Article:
August 21 –  Total Solar Eclipse. This will mark the first time in this century, and the first time since 1979, that a total solar eclipse will cross the contiguous (48) United States (Alaska had its turn in 1990; Hawaii in 1991). The shadow track —better known as the “path of totality” — will sweep only over the United States and no other country for the very first time, leading some to refer to this upcoming event as “The Great American Eclipse.” See which cities are in the best spot to view here.

August 23 –  Grab your binoculars and look to the western horizon 1 hour after sunset to spot a tiny sliver of the waxing crescent Moon.

August 25 –  Look low to the western horizon after sunset to see the tiny waxing crescent Moon pair up with Jupiter and as it grows darker, Spica will join below them, forming a trio.

August 27 – This time of year in the pre dawn sky, Orion the Hunter will be visible, marking the change of seasons. And if you follow the 3 stars of his belt downward, you’ll find Sirius the Dog Str, the sky’s brightest star.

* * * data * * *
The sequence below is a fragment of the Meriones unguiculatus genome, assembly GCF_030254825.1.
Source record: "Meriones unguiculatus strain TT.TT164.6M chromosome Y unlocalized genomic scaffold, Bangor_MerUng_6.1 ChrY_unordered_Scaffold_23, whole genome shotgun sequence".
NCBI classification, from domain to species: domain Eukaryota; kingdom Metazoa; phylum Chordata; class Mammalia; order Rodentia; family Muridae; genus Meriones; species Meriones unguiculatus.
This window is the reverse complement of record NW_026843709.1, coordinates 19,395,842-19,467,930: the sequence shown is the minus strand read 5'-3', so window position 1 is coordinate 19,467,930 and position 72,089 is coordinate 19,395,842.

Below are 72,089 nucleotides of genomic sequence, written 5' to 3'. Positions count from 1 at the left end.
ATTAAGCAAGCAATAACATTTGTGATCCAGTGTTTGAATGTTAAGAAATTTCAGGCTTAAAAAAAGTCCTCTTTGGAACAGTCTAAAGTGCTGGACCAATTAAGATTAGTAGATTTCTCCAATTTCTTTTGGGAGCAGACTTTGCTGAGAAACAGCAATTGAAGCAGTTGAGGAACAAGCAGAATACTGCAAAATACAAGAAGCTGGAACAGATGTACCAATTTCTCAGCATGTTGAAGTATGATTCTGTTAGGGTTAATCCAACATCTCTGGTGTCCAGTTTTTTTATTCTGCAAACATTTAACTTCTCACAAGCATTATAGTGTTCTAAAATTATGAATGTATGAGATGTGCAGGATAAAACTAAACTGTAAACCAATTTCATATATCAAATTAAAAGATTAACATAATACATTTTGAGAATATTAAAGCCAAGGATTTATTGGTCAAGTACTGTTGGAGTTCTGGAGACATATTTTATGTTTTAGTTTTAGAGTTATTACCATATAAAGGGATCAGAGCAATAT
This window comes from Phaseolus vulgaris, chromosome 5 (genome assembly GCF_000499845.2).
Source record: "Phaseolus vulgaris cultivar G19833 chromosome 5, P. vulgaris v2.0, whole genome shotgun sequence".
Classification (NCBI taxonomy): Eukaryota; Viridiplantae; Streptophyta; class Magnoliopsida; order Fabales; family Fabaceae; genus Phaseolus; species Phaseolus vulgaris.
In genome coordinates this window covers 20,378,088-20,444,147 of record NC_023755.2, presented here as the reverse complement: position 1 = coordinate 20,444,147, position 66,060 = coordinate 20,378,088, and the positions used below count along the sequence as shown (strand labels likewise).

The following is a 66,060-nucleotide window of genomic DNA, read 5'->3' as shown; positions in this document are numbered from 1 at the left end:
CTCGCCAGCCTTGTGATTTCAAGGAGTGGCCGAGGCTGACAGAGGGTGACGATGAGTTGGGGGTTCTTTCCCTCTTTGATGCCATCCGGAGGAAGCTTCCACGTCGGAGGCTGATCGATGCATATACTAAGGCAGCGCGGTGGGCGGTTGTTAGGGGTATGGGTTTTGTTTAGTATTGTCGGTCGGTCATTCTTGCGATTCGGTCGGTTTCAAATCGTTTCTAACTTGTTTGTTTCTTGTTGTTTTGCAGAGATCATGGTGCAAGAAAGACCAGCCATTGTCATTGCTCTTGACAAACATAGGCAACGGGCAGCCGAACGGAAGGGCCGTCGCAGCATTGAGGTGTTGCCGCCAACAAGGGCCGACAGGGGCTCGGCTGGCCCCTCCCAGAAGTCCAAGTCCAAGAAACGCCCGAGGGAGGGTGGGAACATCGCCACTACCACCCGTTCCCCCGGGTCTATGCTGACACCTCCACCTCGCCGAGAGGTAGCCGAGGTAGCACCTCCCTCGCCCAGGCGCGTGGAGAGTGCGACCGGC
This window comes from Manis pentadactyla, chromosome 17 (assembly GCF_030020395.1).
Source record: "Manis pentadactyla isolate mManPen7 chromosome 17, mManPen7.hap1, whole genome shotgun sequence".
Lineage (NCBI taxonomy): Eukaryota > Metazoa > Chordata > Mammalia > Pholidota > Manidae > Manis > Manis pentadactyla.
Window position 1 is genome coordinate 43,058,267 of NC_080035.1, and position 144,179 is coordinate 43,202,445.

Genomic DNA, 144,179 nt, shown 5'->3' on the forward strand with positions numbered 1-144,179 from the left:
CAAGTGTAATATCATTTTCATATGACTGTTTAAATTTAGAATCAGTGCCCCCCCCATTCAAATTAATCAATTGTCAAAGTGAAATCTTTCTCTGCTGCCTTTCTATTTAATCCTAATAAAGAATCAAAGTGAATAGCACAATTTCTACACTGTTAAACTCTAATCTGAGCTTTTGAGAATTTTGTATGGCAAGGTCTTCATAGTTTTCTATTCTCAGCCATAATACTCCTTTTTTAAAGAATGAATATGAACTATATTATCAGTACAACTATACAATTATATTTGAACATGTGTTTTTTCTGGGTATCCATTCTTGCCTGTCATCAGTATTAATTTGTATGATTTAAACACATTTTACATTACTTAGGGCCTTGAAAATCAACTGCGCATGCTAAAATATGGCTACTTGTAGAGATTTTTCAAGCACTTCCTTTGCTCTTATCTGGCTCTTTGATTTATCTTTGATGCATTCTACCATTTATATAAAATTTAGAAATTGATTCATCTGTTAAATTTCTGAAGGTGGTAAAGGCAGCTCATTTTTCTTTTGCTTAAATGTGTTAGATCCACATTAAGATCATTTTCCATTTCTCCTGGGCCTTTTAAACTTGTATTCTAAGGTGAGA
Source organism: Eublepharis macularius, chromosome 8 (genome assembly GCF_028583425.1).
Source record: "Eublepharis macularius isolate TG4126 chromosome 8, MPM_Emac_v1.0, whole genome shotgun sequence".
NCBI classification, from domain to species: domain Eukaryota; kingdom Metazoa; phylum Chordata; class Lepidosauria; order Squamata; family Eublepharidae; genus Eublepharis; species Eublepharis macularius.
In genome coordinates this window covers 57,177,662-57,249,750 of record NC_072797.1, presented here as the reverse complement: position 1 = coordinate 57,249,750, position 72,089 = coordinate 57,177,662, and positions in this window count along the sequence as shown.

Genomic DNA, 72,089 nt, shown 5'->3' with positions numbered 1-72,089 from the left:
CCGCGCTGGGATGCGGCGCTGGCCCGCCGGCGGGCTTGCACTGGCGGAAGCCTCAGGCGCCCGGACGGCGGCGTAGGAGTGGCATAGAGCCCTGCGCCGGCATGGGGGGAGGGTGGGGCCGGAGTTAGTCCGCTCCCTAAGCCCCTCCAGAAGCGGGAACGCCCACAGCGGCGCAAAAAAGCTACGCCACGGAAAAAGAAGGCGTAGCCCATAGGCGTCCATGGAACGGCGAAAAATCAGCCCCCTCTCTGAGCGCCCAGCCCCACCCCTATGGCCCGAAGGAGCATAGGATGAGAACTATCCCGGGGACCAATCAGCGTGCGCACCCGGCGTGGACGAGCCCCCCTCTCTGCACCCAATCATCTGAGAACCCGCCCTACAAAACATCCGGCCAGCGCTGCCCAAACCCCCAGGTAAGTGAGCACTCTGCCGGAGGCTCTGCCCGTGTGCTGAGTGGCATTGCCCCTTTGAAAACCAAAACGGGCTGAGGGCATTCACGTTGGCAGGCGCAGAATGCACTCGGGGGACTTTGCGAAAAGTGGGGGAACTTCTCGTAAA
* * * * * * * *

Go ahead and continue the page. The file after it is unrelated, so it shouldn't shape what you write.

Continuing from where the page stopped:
Information compiled with assistance from astronomer, Joe Rao.

Articles you might also like...


There are no comments yet...

Kick things off by filling out the form below.

Leave a Comment

Note: Comments that further the discussion of the above content are likely to be approved. Those comments that are vague or are simply submitted in order to promote a product, service or web site, although not necessarily considered "spam," are generally not approved.

If you notice a hole in the upper left-hand corner of your Farmers' Almanac, don't return it to the store! That hole isn't a defect; it's a part of history. Starting with the first edition of the Farmers' Almanac in 1818, readers used to nail holes into the corners to hang it up in their homes, barns, and outhouses (to provide both reading material and toilet paper). In 1919, the Almanac's publishers began pre-drilling holes in the corners to make it even easier for readers to keep all of that invaluable information (and paper) handy.

Spring Is Here – Sign Up Today!

The Farmers' Almanac is a gardener's best friend. Get 365 days of access to our online weather and gardening calendars + a copy of the 2017 Almanac
for only $13.99 $11.99!

Subscribe Today »